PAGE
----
But the Red Bulls will be ready.

“They’ve done well breaking our pressure at times and establishing themselves as the game has gone on,” Marsch said. “We know the game will be different at Red Bull Arena, we can put it on our terms. This is a rivalry game, it’s a playoff team. We’re going to get their best and we’ll be ready for them.

4. Keep an eye on
• Sacha Kljestian: One of the better playmakers in MLS, Kljestian leads the league with 16 assists. And while it doesn’t hurt that he’s passing to MLS scoring leader, Bradley Wright-Phillips, who has 20 goals, the Union need to stop Kljestian if they want to stop the Red Bulls.

• Fabian Herbers: The rookie has three assists in his last three games for a team-leading seven helpers on the season. As long as Ilsinho is sidelined with a foot injury, the Union will look to Herbers, at right attack midfield, for consistent production. There’s no reason to believe he won’t deliver it.

5. This and that
• For the first time in 2016, Maurice Edu was on a Union game roster last week against Toronto FC. He didn’t play, though Curtin said that day isn’t far off. “He’s getting up closer to the numbers that we want him to get to each day,” the coach said. Mo is working toward getting to those numbers that we see fit for that position in MLS, and what it takes to play a game.”

• While Josh Yaro was suspended last weekend for earning a red card against the Timbers, he also suffered a concussion. He has fully recorded, but still might not make the start at center back after Ken Tribbett’s strong game on Saturday in Yaro’s place. “He was cleared this morning so he’s a good option to  have back in the lineup. It needs to be said that Ken did a really great job for us.”

• The Union are 5-9-3 against the Red Bulls all-time, but are 0-0-1 this season.

Humble and unassuming, Union's Brian Carroll retiring as 'pioneer for the game in this country'

usa-brian-carroll.jpg
USA Today Images

Humble and unassuming, Union's Brian Carroll retiring as 'pioneer for the game in this country'

CHESTER, Pa. — It’s almost too fitting that Brian Carroll has decided to become a financial planner in Indianapolis.

For the retiring Union midfielder (see story), it’s a perfectly unassuming job for a perfectly unassuming guy. Someone who, without shin guards and cleats, always looked more like a business manager than a pro athlete anyway. An underappreciated, underrated, never-flashy player who was damn good at soccer and leaves the sport as a “pioneer for the game in this country,” according to Union head coach Jim Curtin.

“Having the opportunity to coach him here in Philadelphia, being around him, to work with him, it’s been a real honor for me,” Curtin said Thursday. “Once you reflect back on his career, the trophies that he’s won, the caps he’s received for the U.S. national team — he’s a true professional, a guy who always played the game with a smile on his face but also was kind of a quiet killer on the field.”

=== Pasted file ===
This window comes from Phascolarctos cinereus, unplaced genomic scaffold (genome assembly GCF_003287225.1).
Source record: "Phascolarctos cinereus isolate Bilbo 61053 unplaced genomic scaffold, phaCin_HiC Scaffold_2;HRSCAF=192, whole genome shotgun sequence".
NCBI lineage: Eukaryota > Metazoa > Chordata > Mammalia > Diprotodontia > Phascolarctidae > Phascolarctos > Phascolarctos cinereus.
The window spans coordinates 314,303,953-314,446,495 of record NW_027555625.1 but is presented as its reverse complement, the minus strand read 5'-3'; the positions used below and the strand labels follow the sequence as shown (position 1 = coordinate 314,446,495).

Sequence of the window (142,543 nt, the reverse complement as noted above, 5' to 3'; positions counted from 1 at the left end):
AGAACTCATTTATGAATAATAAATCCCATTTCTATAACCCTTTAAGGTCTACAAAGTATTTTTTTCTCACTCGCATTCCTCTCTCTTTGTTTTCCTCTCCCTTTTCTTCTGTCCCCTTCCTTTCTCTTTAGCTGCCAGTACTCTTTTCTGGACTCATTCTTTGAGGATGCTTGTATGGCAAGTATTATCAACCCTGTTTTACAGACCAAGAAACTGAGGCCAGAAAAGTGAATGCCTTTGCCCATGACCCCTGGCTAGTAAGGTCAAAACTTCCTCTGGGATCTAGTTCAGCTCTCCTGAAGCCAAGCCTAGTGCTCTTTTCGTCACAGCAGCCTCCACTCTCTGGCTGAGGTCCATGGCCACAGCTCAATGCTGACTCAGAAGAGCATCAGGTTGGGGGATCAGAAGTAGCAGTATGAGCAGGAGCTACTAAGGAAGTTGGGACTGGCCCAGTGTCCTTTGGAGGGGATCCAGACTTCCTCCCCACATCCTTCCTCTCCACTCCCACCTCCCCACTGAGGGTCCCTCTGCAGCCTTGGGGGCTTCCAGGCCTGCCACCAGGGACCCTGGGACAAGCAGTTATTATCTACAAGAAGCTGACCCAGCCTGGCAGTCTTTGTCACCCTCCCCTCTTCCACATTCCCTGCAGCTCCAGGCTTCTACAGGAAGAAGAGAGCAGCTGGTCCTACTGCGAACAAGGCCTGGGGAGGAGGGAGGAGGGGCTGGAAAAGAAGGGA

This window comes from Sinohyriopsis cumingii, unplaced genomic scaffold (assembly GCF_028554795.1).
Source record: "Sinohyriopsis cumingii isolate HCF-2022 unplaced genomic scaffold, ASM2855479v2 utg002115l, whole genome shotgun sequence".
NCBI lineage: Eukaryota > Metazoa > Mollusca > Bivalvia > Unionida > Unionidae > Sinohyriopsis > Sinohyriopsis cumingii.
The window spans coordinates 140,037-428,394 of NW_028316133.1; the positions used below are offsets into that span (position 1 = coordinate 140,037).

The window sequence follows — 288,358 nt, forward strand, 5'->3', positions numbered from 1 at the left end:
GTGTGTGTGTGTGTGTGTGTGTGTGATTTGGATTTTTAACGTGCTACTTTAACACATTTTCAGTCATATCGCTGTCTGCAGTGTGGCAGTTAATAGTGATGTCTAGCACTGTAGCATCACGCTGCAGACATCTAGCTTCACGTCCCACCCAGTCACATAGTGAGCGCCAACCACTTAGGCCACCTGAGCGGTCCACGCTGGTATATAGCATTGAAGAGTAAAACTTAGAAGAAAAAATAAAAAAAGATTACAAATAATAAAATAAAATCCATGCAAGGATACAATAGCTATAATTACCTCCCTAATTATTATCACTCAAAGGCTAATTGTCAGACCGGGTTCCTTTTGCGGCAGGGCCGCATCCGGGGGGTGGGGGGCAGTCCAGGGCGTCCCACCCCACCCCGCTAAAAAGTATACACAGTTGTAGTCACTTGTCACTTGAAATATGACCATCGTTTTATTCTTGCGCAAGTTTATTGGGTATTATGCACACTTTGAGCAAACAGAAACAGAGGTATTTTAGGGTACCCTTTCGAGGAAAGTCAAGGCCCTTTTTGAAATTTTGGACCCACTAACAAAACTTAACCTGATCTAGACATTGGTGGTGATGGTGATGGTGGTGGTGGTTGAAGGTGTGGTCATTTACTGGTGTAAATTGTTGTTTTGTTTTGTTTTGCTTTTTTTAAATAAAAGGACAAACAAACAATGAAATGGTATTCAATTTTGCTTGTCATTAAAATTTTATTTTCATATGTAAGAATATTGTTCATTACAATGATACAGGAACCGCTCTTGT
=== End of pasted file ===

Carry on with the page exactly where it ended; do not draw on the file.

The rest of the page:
Carroll’s pedigree certainly is impressive. Two-time MLS Cup champion. Four straight Supporters’ Shields. Nine straight playoff appearances. Fourth-most MLS appearances in league history. Sixth-most minutes.

But when you stack him up against some other guys on the all-time leaderboard of games played (Kyle Beckerman, Brad Davis, Steve Ralston, even his brother-in-law Chad Marshall), it’s fair to say he doesn’t get the same kind of national recognition. What gives?

“Because he goes about his business in such a quiet way, he isn’t a guy who is loud on the field or loud in the locker room, he’s just a lead-by-example kind of guy, and often those guys don’t get a whole lot of credit,” Curtin said. “[But] he’s a guy who anybody speaks about him in the game has nothing but positive things to say. Everybody has a Brian Carroll story, and they’re all positive. There are not a lot of guys that end their career with that — with not one person that you would ever meet that would say a negative thing about them. He’s been a guy who’s gone about his business the right way — an example of so many young players to learn from in our country.”

Even if he might not always get league-wide attention, anyone who ever played with Carroll certainly knows what he’s all about. Five years ago, then-Union teammate Danny Califf said he was “one of the most underrated guys in the league, and he has been for a long time,” before adding: “He’s happy to sit back and be in the playoffs and win championships — and let everyone else talk about the other guys that don’t.” Two years later, when Carroll was the team’s captain, Amobi Okugo revealed that everyone called him “The Iron Man.”